What are those problems? I find it helpful to express them in what I call the eternal triangle of education. That is a triangle formed by three vectors: a vector of access, a vector of cost, and a vector of quality. I need say little to justify my choice of these challenges. Access to education remains a critical problem for most of the world’s population. It is a problem because education is a human right. It is a problem because education is the surest route to human development, community development and national development. When people cannot get an education both they and their communities lead poorer lives.
My principal task at UNESCO is to help our Member States to provide schooling to the hundreds of millions of children who do not get any, or who do not get enough to set them on the route to fulfilling lives. The problem is mirrored in higher education. A large proportion of the world’s population is under twenty and universities in the developing world, which already cannot cope, will soon be hit by a tidal wave of demand.
Lack of access is linked to my second vector: cost. Part of the reason that access is insufficient is that the cost is too high. The example of the universities in the developing world is clear. The legacy of the colonial powers was a model of university that is simply too expensive to be expanded to meet the demands of an age where a high proportion of people need higher education.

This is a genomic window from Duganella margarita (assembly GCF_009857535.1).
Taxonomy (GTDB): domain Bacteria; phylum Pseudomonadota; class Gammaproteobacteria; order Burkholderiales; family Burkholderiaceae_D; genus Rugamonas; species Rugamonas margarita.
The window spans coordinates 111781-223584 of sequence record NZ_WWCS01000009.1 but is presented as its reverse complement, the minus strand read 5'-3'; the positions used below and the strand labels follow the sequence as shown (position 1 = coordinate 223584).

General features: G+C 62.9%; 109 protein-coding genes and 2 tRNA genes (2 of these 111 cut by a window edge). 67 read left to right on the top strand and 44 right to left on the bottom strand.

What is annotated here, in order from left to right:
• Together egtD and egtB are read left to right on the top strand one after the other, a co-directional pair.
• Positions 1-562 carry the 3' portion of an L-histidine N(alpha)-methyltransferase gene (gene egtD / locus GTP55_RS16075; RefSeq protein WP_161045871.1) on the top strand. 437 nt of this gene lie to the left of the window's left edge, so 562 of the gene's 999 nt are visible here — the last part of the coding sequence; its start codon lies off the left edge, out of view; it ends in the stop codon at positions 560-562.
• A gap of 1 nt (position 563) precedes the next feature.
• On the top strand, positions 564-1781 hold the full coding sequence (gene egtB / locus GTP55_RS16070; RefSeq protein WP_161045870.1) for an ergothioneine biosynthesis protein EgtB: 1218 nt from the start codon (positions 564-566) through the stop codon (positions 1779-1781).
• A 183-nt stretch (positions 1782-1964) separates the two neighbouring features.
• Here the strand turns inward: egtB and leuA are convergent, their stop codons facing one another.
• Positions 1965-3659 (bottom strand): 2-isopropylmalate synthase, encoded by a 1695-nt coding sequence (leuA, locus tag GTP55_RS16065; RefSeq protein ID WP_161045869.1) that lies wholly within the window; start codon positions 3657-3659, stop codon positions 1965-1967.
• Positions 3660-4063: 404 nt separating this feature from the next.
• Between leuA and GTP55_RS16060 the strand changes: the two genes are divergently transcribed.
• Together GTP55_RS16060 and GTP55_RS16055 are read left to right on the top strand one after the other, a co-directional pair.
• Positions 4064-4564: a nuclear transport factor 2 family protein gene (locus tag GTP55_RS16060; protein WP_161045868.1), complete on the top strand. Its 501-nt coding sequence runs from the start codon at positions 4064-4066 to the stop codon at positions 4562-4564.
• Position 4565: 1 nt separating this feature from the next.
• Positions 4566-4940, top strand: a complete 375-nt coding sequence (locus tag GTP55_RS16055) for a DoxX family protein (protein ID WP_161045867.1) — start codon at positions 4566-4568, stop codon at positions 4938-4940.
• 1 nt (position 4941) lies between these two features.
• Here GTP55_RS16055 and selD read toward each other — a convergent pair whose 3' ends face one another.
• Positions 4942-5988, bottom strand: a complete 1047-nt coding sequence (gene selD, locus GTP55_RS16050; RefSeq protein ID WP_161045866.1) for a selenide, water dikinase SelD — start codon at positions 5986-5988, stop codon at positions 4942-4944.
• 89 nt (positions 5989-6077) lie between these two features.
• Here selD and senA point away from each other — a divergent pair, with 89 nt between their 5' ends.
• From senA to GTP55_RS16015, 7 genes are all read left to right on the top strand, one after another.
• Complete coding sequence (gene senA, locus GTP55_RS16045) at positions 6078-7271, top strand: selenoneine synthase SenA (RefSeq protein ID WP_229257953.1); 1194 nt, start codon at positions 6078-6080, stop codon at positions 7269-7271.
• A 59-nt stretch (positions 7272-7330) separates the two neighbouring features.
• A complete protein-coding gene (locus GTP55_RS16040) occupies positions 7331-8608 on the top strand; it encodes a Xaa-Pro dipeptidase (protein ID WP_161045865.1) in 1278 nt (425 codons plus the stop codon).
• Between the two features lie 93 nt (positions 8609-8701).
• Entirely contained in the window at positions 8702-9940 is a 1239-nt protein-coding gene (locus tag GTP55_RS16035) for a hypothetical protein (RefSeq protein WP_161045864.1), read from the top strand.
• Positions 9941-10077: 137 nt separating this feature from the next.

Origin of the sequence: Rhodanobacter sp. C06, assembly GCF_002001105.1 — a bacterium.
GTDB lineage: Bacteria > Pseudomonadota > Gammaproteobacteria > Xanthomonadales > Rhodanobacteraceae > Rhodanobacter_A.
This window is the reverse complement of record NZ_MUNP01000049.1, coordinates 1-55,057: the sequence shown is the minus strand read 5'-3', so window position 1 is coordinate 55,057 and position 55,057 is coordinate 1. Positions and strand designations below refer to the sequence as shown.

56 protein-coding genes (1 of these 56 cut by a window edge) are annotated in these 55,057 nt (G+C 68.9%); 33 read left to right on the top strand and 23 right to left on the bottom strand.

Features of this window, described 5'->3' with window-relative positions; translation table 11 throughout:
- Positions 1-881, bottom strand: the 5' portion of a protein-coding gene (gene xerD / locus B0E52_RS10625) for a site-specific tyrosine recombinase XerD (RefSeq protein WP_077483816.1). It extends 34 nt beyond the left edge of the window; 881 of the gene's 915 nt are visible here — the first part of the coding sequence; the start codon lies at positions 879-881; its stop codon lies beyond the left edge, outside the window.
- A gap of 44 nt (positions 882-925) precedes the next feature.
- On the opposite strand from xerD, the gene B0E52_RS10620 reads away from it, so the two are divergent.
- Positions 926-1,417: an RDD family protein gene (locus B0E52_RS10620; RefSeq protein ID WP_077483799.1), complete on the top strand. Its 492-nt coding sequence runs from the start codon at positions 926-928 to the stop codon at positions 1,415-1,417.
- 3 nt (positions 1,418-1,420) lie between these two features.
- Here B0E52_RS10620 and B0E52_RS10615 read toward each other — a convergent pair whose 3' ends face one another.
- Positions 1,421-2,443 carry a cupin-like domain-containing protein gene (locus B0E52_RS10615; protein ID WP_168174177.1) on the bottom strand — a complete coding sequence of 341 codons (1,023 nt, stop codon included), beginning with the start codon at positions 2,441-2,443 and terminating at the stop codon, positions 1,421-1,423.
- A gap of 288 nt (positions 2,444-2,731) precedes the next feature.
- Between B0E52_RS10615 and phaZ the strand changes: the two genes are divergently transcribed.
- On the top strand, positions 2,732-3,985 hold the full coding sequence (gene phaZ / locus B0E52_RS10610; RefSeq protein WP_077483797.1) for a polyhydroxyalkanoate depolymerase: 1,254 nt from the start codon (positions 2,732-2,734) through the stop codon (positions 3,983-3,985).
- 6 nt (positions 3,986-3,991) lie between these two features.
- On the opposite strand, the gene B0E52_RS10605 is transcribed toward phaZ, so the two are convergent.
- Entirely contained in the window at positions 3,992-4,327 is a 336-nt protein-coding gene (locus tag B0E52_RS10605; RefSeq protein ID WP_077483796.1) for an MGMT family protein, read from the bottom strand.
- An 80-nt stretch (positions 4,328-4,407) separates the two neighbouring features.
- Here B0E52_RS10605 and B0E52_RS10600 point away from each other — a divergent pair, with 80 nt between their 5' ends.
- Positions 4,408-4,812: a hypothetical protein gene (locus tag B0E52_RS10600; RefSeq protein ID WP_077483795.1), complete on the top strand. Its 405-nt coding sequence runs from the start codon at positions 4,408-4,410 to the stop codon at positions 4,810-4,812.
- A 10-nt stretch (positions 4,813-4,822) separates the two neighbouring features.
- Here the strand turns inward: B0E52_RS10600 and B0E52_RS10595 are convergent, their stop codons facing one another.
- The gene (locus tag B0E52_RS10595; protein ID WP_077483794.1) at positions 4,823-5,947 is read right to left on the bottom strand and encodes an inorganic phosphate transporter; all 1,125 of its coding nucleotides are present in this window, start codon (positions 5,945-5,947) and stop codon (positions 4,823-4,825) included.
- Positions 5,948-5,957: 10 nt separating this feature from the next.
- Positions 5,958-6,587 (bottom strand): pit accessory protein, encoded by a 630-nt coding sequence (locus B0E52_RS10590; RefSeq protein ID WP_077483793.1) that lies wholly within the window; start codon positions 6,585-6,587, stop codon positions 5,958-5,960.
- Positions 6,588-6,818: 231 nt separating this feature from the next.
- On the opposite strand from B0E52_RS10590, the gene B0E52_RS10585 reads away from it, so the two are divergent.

Finally, the third side of my triangle is quality. It is tied firmly to the other two.
Throughout history, until the development of the mega-universities, there has been an insidious link between quality and exclusivity. Both educators and the general public were convinced that you could not have quality in education without excluding most people from it. This is partly because of the belief that quality education has to be costly education.
Have our mega-universities managed to reshape this triangle? Have they managed to break the sad link between quality and exclusivity? Have they been able to increase access by cutting costs and maintaining or improving quality? If so, how have they done it? Then there is a question whose answer is very important to UNESCO: are those methods applicable to other levels of education?
I believe that the evidence of success is clear.